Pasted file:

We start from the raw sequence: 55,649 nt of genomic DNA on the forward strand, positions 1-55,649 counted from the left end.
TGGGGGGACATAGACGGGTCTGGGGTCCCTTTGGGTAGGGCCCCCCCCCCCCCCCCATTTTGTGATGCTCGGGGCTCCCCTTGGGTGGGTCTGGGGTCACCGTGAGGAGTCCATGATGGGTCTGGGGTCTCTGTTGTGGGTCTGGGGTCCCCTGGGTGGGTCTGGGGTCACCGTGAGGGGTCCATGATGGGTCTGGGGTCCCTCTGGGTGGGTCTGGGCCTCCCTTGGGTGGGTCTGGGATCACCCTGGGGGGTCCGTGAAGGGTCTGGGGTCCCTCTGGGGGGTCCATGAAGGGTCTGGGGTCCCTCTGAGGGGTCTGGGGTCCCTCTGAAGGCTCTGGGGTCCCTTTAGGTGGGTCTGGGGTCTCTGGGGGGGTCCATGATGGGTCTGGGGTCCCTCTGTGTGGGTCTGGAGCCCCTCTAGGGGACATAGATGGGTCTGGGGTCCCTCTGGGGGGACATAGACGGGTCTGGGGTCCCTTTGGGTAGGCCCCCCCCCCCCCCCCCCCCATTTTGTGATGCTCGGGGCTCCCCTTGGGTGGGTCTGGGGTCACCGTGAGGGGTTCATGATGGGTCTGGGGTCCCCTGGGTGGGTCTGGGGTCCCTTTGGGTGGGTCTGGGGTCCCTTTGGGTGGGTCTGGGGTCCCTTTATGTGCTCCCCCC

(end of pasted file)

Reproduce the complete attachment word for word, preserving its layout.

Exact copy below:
We start from the raw sequence: 55,649 nt of genomic DNA on the forward strand, positions 1-55,649 counted from the left end.
TGGGGGGACATAGACGGGTCTGGGGTCCCTTTGGGTAGGGCCCCCCCCCCCCCCCCATTTTGTGATGCTCGGGGCTCCCCTTGGGTGGGTCTGGGGTCACCGTGAGGAGTCCATGATGGGTCTGGGGTCTCTGTTGTGGGTCTGGGGTCCCCTGGGTGGGTCTGGGGTCACCGTGAGGGGTCCATGATGGGTCTGGGGTCCCTCTGGGTGGGTCTGGGCCTCCCTTGGGTGGGTCTGGGATCACCCTGGGGGGTCCGTGAAGGGTCTGGGGTCCCTCTGGGGGGTCCATGAAGGGTCTGGGGTCCCTCTGAGGGGTCTGGGGTCCCTCTGAAGGCTCTGGGGTCCCTTTAGGTGGGTCTGGGGTCTCTGGGGGGGTCCATGATGGGTCTGGGGTCCCTCTGTGTGGGTCTGGAGCCCCTCTAGGGGACATAGATGGGTCTGGGGTCCCTCTGGGGGGACATAGACGGGTCTGGGGTCCCTTTGGGTAGGCCCCCCCCCCCCCCCCCCCCATTTTGTGATGCTCGGGGCTCCCCTTGGGTGGGTCTGGGGTCACCGTGAGGGGTTCATGATGGGTCTGGGGTCCCCTGGGTGGGTCTGGGGTCCCTTTGGGTGGGTCTGGGGTCCCTTTGGGTGGGTCTGGGGTCCCTTTATGTGCTCCCCCC